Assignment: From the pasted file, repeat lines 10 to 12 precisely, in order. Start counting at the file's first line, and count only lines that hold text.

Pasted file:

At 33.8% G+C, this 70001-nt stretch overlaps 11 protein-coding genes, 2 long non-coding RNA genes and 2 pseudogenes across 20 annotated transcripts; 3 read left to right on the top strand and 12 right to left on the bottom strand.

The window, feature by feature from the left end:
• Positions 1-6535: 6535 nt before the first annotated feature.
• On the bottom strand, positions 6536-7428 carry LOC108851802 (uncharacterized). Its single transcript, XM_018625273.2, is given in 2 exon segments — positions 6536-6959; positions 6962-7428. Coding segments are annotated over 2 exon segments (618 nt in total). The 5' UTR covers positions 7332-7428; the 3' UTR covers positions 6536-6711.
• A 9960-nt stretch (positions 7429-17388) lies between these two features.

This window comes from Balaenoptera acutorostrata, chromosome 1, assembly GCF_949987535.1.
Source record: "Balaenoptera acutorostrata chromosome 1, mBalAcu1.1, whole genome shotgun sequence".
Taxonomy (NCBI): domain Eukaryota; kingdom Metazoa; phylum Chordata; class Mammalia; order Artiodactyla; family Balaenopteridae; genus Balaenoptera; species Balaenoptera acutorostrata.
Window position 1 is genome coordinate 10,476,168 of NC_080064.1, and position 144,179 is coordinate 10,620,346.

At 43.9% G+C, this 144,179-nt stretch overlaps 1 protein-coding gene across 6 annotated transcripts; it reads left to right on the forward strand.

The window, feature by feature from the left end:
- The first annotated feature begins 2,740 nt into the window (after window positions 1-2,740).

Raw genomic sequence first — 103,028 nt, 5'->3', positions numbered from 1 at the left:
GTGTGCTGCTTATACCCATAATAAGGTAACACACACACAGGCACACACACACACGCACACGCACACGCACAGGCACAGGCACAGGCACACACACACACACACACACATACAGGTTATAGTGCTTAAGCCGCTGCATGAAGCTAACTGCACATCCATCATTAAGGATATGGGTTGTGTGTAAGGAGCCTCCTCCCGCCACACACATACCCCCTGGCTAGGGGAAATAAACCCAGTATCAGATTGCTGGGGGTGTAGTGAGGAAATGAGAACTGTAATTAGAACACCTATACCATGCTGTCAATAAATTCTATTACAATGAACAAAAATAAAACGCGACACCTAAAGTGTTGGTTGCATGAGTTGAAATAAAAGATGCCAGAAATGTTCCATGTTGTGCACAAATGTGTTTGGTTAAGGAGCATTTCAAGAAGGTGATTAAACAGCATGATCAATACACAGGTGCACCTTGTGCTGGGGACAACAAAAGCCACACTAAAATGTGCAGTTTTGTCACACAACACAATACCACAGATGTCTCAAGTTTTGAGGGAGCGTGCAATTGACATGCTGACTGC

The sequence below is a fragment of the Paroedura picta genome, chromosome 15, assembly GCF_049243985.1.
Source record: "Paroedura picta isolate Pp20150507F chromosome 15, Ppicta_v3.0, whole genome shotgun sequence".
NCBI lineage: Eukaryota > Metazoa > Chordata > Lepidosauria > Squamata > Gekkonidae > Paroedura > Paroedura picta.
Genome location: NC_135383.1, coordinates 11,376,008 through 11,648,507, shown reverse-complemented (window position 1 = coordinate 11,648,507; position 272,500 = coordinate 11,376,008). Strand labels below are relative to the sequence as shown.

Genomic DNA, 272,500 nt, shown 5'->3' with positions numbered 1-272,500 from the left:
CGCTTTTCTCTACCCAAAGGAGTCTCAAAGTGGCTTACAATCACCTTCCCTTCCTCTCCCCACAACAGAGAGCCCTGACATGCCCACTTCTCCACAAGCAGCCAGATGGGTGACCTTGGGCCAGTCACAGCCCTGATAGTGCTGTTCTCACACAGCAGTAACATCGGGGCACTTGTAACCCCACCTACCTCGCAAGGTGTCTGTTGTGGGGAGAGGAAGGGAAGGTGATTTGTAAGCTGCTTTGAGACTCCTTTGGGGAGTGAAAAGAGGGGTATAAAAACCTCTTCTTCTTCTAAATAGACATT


At 43.9% G+C, this 144,179-nt stretch overlaps 1 protein-coding gene across 6 annotated transcripts; it reads left to right on the forward strand.

The window, feature by feature from the left end:
- The first annotated feature begins 2,740 nt into the window (after window positions 1-2,740).